Superintendent presents financial plan following failed levy

by Laura Bednar

Dec. 19 board of education meeting

Independence schools Superintendent Ben Hegedish outlined the district’s budgetary plan after voters approved an operating levy renewal but rejected an additional levy asking for new funds in November.

Hegedish and Treasurer Eric Koehler fashioned a two-year plan to produce a balanced budget. Koehler’s five-year forecast predicts deficit spending and a decreasing cash balance.

“Our objective is to enact operational adjustments that coincide with our stable tax base, strongly supported operating levy renewal and our upward trending collections,” said Hegedish, adding that he did not want substantial changes in programming.

The plan includes an analysis of the fee structures and tuition costs in 20 other school districts. The suggestion is to phase in a new fee structure on par with other districts to potentially reap $200,000. Any fee changes must be board-approved.

The plan also adjusts how district debt is paid. Hegedish suggested the district pay off the annual $110,000 for an energy conservation loan, using money from the permanent improvement fund. The district would also refrain from making transfers from the general fund to the permanent improvement fund, which would “reduce general fund expenditures by $150,000 per year.”

Finally, the district will review staffing and explore staff transfers or reassignments. Hegedish said the district is also developing ways to enhance enrollment numbers to make Independence High School the choice over private or parochial schools. This includes a potential tuition program or open enrollment for students from other municipalities.

Public comment

Former Independence softball coach Garry Moore stated his concern that Independence High alumna Katie George was bypassed for the position of varsity softball coach because she is female.

Moore said she was all-conference for three years in softball, graduated from the University of Akron in “the male-dominated field of mechanical engineering” and works for an architectural firm in Cleveland.

Moore said she coached the youth fast-pitch team for the past three years and helped organize and participated in tryouts, clinics and open gyms. She coaches the high school junior varsity softball team.

He said she was one of three applicants who made it to the second round, and her “initial interview was with the assistant superintendent, high school principal and athletic director, all men.”

He said she has volunteered her time for the youth programs, has a vision for the future and wasn’t considered because she is a young female.

“Not only is Katie a strong professional female, but she’s absolutely the perfect role model for every parent with daughters,’’ Moore said. “Shame on us for another great coaching decision by the boys.’’

School parent Suzi Tschetter offered her support for a high school teacher who is on leave due to what Hegedish classified as “concerning social media activity.”

According to Channel 19 news, Hegedish shared a statement with school parents about the teacher, which read in part, “While district leadership is not aware of any allegations or evidence suggesting illegal activity or improper action involving students, the Independence Local Schools will always maintain an unwavering commitment to excellence and insist on the highest standard of conduct for members of our school family.”

Tschetter said the teacher on leave is an “excellent educator” and her son finds her to be engaging. She offered her support for the teacher’s return and said other parents she spoke with felt the same.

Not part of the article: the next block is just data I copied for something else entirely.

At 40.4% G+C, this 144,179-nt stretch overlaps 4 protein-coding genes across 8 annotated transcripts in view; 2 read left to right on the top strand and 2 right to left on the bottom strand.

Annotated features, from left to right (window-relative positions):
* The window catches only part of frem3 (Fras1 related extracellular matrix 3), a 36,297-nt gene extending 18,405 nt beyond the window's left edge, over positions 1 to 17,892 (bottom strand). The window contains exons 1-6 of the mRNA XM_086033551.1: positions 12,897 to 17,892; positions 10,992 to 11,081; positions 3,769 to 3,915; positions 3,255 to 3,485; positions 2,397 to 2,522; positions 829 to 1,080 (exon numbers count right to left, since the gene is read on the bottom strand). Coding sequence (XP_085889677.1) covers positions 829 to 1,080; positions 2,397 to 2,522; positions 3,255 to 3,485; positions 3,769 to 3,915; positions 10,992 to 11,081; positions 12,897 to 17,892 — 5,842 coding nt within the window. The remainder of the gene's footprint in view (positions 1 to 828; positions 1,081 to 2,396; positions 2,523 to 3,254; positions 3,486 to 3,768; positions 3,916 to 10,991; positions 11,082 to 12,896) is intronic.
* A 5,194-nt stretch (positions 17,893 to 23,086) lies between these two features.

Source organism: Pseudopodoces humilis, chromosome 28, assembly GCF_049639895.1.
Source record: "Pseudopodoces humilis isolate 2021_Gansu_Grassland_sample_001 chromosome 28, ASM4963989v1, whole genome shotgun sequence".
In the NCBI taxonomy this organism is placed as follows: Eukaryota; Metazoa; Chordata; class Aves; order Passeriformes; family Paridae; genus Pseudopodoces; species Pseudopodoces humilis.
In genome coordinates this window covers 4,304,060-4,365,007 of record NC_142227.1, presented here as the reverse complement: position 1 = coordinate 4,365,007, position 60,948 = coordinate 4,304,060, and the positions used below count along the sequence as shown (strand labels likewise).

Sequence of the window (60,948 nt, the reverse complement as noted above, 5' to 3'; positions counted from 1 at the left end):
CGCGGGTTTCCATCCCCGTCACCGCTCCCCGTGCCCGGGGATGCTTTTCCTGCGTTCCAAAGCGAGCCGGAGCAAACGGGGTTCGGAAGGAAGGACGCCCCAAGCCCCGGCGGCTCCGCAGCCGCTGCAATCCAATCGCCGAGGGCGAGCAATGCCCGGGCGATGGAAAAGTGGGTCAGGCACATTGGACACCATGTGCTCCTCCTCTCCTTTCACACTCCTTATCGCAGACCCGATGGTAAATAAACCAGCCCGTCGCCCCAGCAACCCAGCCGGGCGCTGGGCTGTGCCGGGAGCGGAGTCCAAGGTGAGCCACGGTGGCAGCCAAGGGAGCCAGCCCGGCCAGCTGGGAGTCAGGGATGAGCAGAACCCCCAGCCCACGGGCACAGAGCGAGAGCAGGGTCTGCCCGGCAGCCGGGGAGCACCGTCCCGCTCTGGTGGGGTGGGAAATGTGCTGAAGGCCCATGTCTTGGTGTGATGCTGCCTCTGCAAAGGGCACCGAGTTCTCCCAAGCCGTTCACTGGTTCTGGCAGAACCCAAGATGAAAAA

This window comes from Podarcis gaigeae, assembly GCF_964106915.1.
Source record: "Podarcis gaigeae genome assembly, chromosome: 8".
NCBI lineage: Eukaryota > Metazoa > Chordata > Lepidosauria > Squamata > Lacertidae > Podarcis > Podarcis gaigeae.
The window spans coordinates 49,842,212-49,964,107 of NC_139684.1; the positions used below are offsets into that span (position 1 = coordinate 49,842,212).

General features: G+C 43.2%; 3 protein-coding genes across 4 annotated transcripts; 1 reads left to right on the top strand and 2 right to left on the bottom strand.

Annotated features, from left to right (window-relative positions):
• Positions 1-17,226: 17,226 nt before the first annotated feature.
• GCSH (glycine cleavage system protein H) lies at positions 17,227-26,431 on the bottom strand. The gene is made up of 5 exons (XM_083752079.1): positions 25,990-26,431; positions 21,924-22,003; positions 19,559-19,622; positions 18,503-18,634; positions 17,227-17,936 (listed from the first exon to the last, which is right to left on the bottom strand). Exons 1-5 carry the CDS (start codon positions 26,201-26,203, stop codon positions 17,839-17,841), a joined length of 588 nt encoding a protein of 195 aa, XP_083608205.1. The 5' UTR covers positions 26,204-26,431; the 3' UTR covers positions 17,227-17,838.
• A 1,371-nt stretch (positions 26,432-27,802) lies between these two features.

Resident Mike Zubic requested that the Ohio Department of Education’s code of professional conduct be posted on the district website.

“I believe it is completely inappropriate for teachers to have social media connections a.k.a being ‘friends’ with students,” he said. Zubic asked the board what actions are being taken to prevent further “conduct unbecoming,” especially with social media.

Biology Society

The Independence High School Biology Society celebrated its 60th anniversary with a presentation at the meeting. Principal Mike Janatovich said the society is “something special not a lot of people have.”

Scott Maretka, the society’s second adviser, took over in 2001. He listed some of the society’s events, including a pumpkin hunt at the school’s outdoor education center and land lab, seeing the Cleveland Metroparks Zoo light display and visiting a local farm.

Biology society secretary Jack Ottaviano read a statement from society President Ashley Todt, which said that joining the society has ignited her interest in nature. A statement from Vice President Joe Jana said the society, “teaches about the environment around Independence and is a great way to get out into nature.”

Jack said by joining the society, “I’ve learned a lot about the world around me,” adding that he took Maretka’s environmental science course and has learned about what nature is and why people should conserve it.

Biology Society member Tommy Ksiazka said the society is unlike any other club that has been offered and he has made a lot of friends along the way.

Biology society member James Kitagawa said what he likes most about the club is “the solid core group of people that are very committed to it. [The club] captures that sense of curiosity and everything about the environment with people who really do want to learn.”

In other action

The board approved Finding Leaders search firm in partnership with the Educational Service Center of Northeast Ohio to find candidates for district treasurer, as Koehler will be retiring in July.

The district resolved to offer support at the three school buildings for military families, especially students of military parents. Independence Middle School band teacher Mike Green is the liaison for the initiative, as he and his father are both veterans. ∞